This special workshop is designed for faculty members who seek to write and publish for broad audiences. The workshop will include practical exercises, information on pitching and crafting articles and book manuscripts, and collaborative discussion of participant writing. Participants will leave the workshop with a project proposal or short article ready to pitch or submit for publication.
Writing for the Public will take place Thursday, January 23 and Friday, January 24, 2020. The workshop will be led by Christopher Schaberg, Dorothy Harrell Brown Distinguished Professor of English at Loyola University of New Orleans. Schaberg is founding co-editor (with Ian Bogost) of an essay and book series called Object Lessons, “a home for lucid, imaginative, concise writing about specific things—from conches to neckties, cinnamon ferns to sewing needles.” Schaberg and Bogost won National Endowment for the Humanities support for a series of NEH Institutes on public writing around the United States. Schaberg is the author of The Textual Life of Airports: Reading the Culture of Flight (2012), The End of Airports (2015), Airportness: The Nature of Flight (2017) and The Work of Literature in an Age of Post-Truth (2018). He is editor (with Robert Bennett) of Deconstructing Brad Pitt (2014) and Airplane Reading (2016, with Mark Yakich).
Professor Schaberg will give a public talk, Object Lessons: From Private Idea to Public Humanities at 5 p.m., Thursday, January 23.
Writing for the public is open to all full-time faculty members in the humanities, broadly construed. Visiting faculty are eligible to apply. Participants must commit to writing and circulating a suitable article or proposal with the workshop group no later than Friday, January 17, 2020. Participants are also expected meet with a small peer group during the week prior to Christopher Schaberg's visit; to provide constructive feedback on the work of all other participants (including one or more written commentaries); to attend all workshop sessions; and to attend Professor Schaberg's talk at 5 p.m. on Thursday, January 23.
Applications are due December 1, 2019. To apply, please submit a c.v. and a statement of no more than one page describing your proposed project and your interest in the program. In your statement, please indicate your position and years of service at Miami and the current status of your project. In selecting participants, the Humanities Center Steering Committee scholarly record, potential public of the proposed topic or project, progress on the project, and career stage. Please submit your application as a PDF titled "[YourLastName] Workshop Application" to email@example.com. Please write “Scholarly Publishing Program” in the subject heading of your message.
In order to help the Humanities Center gauge preliminary interest in the program for planning purposes, potentially interested faculty are encouraged to register their interest on this form. Please direct questions or suggestions about this workshop to Tim Melley at firstname.lastname@example.org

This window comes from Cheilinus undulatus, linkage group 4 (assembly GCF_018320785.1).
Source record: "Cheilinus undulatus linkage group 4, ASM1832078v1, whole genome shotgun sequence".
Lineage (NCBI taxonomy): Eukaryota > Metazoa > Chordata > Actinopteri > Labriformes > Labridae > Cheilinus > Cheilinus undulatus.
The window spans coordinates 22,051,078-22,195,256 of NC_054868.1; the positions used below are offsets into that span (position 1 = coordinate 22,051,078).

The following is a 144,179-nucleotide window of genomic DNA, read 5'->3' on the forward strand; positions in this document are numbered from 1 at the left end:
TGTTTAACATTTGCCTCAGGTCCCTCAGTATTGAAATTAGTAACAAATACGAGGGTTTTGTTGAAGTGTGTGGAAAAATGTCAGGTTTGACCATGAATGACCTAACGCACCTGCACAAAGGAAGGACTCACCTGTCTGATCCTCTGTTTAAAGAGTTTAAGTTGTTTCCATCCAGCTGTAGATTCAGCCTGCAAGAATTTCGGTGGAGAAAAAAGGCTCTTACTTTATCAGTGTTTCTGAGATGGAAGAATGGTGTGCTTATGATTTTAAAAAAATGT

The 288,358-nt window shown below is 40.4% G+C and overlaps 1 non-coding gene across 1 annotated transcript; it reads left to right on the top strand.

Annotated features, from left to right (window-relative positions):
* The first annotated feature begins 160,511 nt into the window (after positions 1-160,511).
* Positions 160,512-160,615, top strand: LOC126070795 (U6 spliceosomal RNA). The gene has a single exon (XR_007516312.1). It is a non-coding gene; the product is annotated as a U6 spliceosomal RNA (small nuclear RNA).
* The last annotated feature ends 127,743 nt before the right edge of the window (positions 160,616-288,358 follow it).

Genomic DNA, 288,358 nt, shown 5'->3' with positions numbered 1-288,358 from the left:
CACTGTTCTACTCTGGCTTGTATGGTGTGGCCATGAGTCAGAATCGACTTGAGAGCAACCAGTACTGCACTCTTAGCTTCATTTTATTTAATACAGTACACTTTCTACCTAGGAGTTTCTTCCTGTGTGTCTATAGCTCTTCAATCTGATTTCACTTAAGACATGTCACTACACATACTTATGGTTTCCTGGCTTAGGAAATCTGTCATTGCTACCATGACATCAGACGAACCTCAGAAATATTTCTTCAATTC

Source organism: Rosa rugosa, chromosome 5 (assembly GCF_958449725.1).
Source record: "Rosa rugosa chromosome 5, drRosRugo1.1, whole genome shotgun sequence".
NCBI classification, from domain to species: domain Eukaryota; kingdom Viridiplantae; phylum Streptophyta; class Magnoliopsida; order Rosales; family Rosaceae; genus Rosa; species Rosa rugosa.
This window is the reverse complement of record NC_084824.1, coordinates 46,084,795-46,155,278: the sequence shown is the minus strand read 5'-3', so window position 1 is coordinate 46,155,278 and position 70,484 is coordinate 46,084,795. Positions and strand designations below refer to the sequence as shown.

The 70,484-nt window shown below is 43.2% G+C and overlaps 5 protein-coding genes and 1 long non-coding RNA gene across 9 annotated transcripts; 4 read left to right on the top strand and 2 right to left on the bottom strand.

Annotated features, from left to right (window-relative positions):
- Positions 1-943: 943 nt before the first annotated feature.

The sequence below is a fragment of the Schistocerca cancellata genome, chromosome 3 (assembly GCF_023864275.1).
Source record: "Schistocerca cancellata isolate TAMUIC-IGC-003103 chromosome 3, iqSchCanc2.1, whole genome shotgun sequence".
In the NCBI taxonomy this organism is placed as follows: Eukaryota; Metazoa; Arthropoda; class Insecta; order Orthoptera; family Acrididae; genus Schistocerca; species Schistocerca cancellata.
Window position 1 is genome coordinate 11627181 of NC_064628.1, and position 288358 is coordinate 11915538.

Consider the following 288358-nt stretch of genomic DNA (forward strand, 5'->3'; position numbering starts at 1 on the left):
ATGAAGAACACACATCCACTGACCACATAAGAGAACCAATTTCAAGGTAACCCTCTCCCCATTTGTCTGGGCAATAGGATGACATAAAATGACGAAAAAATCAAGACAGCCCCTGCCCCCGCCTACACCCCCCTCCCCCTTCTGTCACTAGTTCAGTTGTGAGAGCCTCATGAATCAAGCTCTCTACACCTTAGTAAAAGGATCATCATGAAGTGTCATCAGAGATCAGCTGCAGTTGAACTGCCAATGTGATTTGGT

From Dissertation to Book." The workshoip was coordinated by Steve Conn, W. E. Smith Professor of History and provided one-on-one consulations with Nancy Toff, Executive Editor at Oxford University Press, The Humanities Center's 2018 Book Proposal Workshop was be led by Elaine Miller, Professor of Philosophy, and included one-on-one consultations with Courtney Berger, Senior Editor and Editorial Department Manager at Duke University Press.
In some years, the Book Proposal Workshops is not offered so the the Center can offer programs on Writing for the Public or Digital Humanities methods.
Call for Applications to the January 2021 Workshop
The Humanities Center's 2021 Book Proposal Workshop is open to all full-time faculty in the humanities, broadly construed. Application is simple: please submit a c.v. and a brief (one-paragraph) statement describing your book project and your interest in the program. In your statement, please indicate your position and years of service at Miami and the current status of your project.
In selecting participants, the Humanities Center Steering Committee will consider scholarly record, progress on the project, and career stage. Applications are due Friday, December 1, 2020 to email@example.com. Please write “Book Proposal Workshop” in the subject heading of your message.
Selected participants agree to submit to the Humanities Center a draft book proposal of at least 4 single-spaced pages by 5 p.m. Sunday, January 7, 2018. All proposals will be circulated shortly thereafter to members of the workshop for review and critique. Participants are expected to provide detailed written and oral feedback on all other proposals. The workshop will meet Tuesday, January 16, 12p.m.-4 p.m., and Wednesday, January 17, 1 p.m. - 5 p.m. Tuesday's session will begin with a lunch at which participants can get to know each other, and Wednesday's session will concluded with a reception and a presentation on humanities grant applications. Applicants should keep open Thursday, January 18 as a make up day in the event of snow.
Topics covered will include the transition from dissertation to book, the creation and submission of a first book proposal, contacting and working with editors, and repurposing the book proposal for grant applications. All members of the workshop will receive detailed feedback on their proposals (and, to some extent, on their books) from peers and the workshop coordinator. Participants will receive $250 to support their research as well as a one-on-one consultation with a university press editor early in the spring semester. The editor will also give a talk on scholarly publishing, and workshop participants are expected to attend. Applicants should realize that visiting editors are consultants only and are not on campus to solicit material for publication.